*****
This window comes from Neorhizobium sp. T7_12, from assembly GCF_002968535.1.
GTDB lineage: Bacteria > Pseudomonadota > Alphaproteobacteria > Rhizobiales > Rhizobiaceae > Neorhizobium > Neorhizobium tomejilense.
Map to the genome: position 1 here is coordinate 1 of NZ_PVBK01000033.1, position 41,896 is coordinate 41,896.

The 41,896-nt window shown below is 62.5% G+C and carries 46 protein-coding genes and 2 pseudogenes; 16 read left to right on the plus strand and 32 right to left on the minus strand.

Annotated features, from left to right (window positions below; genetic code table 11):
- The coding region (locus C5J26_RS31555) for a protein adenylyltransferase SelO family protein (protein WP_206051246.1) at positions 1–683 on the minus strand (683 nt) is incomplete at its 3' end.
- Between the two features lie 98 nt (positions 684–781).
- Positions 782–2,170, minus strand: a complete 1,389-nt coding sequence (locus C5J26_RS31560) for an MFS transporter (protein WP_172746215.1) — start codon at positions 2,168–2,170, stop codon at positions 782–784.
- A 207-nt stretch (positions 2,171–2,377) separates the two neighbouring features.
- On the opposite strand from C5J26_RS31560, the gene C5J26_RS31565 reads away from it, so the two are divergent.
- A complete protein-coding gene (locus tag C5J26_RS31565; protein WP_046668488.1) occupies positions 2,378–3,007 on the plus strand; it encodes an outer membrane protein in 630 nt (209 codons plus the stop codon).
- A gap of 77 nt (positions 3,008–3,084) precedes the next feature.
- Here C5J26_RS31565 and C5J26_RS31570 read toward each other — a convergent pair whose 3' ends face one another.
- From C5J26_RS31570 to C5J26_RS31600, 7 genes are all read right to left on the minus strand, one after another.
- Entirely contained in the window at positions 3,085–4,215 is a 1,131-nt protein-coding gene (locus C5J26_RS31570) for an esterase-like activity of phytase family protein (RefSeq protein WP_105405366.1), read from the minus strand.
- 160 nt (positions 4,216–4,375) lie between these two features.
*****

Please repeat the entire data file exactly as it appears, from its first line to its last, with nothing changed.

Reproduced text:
This window comes from Neorhizobium sp. T7_12, from assembly GCF_002968535.1.
GTDB lineage: Bacteria > Pseudomonadota > Alphaproteobacteria > Rhizobiales > Rhizobiaceae > Neorhizobium > Neorhizobium tomejilense.
Map to the genome: position 1 here is coordinate 1 of NZ_PVBK01000033.1, position 41,896 is coordinate 41,896.

The 41,896-nt window shown below is 62.5% G+C and carries 46 protein-coding genes and 2 pseudogenes; 16 read left to right on the plus strand and 32 right to left on the minus strand.

Annotated features, from left to right (window positions below; genetic code table 11):
- The coding region (locus C5J26_RS31555) for a protein adenylyltransferase SelO family protein (protein WP_206051246.1) at positions 1–683 on the minus strand (683 nt) is incomplete at its 3' end.
- Between the two features lie 98 nt (positions 684–781).
- Positions 782–2,170, minus strand: a complete 1,389-nt coding sequence (locus C5J26_RS31560) for an MFS transporter (protein WP_172746215.1) — start codon at positions 2,168–2,170, stop codon at positions 782–784.
- A 207-nt stretch (positions 2,171–2,377) separates the two neighbouring features.
- On the opposite strand from C5J26_RS31560, the gene C5J26_RS31565 reads away from it, so the two are divergent.
- A complete protein-coding gene (locus tag C5J26_RS31565; protein WP_046668488.1) occupies positions 2,378–3,007 on the plus strand; it encodes an outer membrane protein in 630 nt (209 codons plus the stop codon).
- A gap of 77 nt (positions 3,008–3,084) precedes the next feature.
- Here C5J26_RS31565 and C5J26_RS31570 read toward each other — a convergent pair whose 3' ends face one another.
- From C5J26_RS31570 to C5J26_RS31600, 7 genes are all read right to left on the minus strand, one after another.
- Entirely contained in the window at positions 3,085–4,215 is a 1,131-nt protein-coding gene (locus C5J26_RS31570) for an esterase-like activity of phytase family protein (RefSeq protein WP_105405366.1), read from the minus strand.
- 160 nt (positions 4,216–4,375) lie between these two features.